The unhealthy life of drawing

A South Korea-born illustrator talks about why she enjoys printmaking and art as autobiography

Topics: Imprint,

The unhealthy life of drawing Illustration for The New York Times Book Review (art director: Nicholas Blechman) (Credit: Jungyeon Roh)
This article originally appeared on Imprint. It's part of Print magazine's annual New Visual Artist series that profiles 20 of the most promising rising talents around the world in the fields of graphic design, advertising, illustration, digital media, photography and animation.

ImprintSoon after Jungyeon Roh began working as an illustrator, she had an unpleasant revelation. “I realized that we are just sitting and drawing all the time,” she says. “It’s really not healthy at all!” Movement is essential to Roh. Born in South Korea, she lived in Seoul for 23 years until a study-abroad program in her junior year of college led her to visit nine European countries in a month. Having caught the travel bug, she studied in Chicago before making her way to New York in 2006 to study at SVA.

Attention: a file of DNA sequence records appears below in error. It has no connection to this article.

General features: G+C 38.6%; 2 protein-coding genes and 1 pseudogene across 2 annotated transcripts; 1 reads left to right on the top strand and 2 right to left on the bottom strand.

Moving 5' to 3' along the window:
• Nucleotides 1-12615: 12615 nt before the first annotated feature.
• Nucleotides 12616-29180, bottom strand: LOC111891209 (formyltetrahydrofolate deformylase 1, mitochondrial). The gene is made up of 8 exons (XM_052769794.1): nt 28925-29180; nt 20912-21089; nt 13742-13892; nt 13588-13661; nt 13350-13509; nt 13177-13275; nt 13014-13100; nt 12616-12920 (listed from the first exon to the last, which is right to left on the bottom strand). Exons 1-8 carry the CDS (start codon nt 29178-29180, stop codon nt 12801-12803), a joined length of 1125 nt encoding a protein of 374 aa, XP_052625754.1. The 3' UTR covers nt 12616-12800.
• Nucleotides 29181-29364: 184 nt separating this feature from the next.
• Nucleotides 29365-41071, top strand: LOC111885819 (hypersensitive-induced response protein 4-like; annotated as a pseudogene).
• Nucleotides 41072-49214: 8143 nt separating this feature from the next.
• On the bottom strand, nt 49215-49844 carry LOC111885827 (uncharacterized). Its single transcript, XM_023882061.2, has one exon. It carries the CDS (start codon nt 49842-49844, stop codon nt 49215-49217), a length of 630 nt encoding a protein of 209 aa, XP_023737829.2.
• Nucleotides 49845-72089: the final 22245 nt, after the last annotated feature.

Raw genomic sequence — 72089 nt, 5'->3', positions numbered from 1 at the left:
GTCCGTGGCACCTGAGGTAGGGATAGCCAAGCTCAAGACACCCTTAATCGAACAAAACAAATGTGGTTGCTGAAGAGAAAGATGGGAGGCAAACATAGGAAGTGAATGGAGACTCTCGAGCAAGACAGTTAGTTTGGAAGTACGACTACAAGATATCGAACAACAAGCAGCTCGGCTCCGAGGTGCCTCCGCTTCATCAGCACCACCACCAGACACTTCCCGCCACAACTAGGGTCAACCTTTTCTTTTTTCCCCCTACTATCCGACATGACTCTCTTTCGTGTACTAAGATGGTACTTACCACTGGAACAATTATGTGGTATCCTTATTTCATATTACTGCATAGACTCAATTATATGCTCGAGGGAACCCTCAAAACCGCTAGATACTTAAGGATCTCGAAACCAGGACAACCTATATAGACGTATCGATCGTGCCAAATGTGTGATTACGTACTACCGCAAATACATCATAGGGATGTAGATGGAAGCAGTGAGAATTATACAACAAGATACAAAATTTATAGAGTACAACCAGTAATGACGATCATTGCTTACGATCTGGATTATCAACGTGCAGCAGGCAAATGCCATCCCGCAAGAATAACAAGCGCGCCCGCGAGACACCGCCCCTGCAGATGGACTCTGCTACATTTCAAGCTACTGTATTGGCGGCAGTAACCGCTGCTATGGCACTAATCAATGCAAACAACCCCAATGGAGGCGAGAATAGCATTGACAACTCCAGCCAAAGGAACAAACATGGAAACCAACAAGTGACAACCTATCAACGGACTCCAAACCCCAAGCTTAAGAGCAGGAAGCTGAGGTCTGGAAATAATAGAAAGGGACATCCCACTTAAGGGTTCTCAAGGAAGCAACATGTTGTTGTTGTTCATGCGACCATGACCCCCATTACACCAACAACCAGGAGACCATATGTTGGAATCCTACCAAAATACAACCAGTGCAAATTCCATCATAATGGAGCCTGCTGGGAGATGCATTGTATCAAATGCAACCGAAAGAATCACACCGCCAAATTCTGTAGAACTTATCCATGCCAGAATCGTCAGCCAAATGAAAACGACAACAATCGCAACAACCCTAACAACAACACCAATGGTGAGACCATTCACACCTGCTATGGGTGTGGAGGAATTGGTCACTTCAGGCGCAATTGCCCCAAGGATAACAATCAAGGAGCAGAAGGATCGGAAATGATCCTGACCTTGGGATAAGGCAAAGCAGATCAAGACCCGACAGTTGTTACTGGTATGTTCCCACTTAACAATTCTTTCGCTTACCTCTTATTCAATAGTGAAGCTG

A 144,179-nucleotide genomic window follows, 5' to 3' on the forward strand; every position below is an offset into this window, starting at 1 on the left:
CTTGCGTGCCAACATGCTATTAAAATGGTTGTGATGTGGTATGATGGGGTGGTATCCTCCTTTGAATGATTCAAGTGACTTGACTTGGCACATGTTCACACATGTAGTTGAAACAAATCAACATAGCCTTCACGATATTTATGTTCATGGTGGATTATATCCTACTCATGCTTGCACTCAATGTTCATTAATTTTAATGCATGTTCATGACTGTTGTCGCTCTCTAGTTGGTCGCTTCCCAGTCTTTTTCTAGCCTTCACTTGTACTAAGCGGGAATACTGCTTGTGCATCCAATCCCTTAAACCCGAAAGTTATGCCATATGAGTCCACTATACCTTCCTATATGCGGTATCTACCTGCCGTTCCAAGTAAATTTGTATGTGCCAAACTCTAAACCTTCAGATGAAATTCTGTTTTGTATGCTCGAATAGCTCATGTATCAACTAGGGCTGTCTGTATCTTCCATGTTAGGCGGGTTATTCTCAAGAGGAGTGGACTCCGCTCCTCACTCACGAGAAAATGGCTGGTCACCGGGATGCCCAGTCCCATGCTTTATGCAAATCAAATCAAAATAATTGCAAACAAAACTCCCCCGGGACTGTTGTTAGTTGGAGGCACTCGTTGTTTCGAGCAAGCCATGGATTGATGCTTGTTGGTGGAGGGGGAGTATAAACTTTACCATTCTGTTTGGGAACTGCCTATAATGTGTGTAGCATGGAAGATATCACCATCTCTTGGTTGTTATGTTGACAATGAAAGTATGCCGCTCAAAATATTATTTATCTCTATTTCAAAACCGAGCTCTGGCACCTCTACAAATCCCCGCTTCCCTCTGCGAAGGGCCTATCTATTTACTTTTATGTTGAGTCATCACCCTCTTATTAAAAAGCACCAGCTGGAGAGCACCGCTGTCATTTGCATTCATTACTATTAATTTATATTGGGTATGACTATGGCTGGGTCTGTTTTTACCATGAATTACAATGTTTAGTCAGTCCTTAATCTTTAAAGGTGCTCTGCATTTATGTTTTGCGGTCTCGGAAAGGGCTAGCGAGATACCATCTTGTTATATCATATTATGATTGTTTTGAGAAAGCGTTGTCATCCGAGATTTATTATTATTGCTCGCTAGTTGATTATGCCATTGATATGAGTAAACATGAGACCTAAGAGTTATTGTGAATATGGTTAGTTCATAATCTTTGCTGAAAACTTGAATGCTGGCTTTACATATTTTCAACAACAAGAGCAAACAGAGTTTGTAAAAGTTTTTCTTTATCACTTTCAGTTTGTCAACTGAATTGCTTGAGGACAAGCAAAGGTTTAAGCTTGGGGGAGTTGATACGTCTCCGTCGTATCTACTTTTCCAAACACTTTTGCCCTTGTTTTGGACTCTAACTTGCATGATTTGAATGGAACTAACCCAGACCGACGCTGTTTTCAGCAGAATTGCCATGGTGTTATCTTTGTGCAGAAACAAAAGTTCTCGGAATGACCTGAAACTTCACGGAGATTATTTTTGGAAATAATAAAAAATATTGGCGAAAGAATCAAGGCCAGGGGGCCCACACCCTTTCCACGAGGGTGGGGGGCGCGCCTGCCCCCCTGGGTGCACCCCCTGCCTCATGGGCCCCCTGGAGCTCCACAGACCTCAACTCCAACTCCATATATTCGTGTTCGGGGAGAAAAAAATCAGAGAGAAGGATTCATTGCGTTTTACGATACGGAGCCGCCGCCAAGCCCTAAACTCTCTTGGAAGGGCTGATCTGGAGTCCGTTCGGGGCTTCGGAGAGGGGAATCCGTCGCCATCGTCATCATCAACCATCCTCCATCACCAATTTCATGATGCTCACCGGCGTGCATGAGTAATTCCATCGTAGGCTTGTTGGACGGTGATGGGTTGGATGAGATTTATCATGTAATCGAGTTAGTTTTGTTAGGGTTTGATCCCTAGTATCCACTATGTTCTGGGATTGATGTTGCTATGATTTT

Age: 29
From: Seoul, South Korea
Lives in: New York City

Her interest in physicality and health eventually led her to printmaking, which requires a constant pushing, pulling and lifting. Roh had found a way out of the illustrator’s chair. That visceral engagement with life is evident in her work too, where Roh often shares embarrassing memories with a tragicomic intimacy. Pieces like “My Second Ex-Boyfriend”―featured in Print’s 2011 Hand Drawn competition―reveal shades of darkness amid manic scenes of junior-high romance. To illustrate a familiar tale of a crush gone awry, she uses a Crumb-esque style that makes commonplace scenes seem almost grotesque.

Buying Lenin book for School of Visual Arts (art director:Viktor Koen), 2009.

Op-ed illustration for The New York Times Townies series (art director: Alexandra Zsigmond), 2010

“There’s a certain sense of intensity to her work that feels surprising,” says the illustrator Josh Cochran, Roh’s thesis advisor at SVA. “I think she gives off a different persona in person, but she is definitely not afraid to get down and up close with a lot of her subjects.”